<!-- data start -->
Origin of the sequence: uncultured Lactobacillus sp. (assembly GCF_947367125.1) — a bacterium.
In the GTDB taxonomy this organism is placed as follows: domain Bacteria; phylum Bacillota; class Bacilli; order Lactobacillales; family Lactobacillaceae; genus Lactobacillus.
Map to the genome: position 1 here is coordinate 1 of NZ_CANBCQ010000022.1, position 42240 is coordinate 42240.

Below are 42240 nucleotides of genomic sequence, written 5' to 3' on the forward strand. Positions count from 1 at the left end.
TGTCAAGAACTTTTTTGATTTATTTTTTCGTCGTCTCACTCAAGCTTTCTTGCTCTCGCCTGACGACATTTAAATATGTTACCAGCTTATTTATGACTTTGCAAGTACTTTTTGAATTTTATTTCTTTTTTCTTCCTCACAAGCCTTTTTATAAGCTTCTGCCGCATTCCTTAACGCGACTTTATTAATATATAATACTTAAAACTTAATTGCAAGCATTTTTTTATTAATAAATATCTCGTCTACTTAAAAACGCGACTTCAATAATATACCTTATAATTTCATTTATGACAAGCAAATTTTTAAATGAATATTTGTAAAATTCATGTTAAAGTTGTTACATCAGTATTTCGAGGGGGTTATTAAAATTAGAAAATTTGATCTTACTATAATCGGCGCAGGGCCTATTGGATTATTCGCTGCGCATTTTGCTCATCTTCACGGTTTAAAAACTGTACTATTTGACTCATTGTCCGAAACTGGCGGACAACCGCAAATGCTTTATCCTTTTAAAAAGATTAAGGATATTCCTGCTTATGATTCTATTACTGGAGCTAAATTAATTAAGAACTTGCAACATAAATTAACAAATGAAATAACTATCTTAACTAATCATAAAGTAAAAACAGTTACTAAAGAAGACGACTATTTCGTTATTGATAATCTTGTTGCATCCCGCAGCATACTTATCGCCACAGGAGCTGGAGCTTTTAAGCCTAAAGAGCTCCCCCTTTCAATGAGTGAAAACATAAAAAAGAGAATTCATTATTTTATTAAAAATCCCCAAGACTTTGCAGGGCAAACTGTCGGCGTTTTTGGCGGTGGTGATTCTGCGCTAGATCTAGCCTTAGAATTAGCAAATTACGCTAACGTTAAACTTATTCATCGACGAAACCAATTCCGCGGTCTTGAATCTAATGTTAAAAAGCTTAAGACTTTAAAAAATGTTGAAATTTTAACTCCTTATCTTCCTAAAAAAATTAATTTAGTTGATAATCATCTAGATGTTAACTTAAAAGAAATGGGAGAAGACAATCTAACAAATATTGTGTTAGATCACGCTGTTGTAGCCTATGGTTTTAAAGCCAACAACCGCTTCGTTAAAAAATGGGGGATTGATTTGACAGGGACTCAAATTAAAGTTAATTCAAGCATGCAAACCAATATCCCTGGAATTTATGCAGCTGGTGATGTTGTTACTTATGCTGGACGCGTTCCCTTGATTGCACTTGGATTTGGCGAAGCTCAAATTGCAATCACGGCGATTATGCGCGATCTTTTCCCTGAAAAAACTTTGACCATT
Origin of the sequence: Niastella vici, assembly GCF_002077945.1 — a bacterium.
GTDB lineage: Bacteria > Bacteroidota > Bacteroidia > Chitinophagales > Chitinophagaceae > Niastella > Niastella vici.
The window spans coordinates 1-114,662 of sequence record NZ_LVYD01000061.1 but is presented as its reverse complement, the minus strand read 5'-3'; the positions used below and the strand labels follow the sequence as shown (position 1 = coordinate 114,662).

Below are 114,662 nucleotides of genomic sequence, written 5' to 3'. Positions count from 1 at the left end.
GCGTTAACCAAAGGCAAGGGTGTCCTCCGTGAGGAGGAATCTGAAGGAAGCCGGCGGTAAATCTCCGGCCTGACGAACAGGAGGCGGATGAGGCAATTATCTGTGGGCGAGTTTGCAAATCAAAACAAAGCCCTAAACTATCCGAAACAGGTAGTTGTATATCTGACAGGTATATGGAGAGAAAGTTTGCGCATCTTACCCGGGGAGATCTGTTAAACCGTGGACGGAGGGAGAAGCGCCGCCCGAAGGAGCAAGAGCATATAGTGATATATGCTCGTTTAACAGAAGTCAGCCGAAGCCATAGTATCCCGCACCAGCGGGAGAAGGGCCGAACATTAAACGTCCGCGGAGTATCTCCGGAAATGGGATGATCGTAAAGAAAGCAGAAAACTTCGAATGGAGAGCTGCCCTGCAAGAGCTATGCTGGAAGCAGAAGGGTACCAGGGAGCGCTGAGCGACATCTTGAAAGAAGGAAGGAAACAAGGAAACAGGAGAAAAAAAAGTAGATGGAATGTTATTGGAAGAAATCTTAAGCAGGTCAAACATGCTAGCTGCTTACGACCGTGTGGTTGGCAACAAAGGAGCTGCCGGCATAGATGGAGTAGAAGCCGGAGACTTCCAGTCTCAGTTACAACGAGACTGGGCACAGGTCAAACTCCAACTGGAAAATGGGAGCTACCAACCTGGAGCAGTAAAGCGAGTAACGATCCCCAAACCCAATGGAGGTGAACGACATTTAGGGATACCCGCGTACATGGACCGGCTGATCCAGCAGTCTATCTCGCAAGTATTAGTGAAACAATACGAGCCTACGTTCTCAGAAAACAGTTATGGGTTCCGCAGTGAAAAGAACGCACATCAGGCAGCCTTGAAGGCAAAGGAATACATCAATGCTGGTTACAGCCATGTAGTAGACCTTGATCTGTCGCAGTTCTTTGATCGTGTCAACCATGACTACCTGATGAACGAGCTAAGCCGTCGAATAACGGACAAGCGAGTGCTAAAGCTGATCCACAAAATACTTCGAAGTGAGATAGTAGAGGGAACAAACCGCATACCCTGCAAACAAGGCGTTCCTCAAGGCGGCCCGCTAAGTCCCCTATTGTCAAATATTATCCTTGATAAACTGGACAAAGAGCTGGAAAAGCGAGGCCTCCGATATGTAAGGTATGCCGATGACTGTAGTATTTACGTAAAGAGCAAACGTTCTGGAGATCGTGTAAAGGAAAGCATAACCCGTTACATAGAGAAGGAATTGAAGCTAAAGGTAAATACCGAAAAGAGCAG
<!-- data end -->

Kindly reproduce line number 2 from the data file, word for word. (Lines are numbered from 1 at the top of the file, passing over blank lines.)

In the GTDB taxonomy this organism is placed as follows: domain Bacteria; phylum Bacillota; class Bacilli; order Lactobacillales; family Lactobacillaceae; genus Lactobacillus.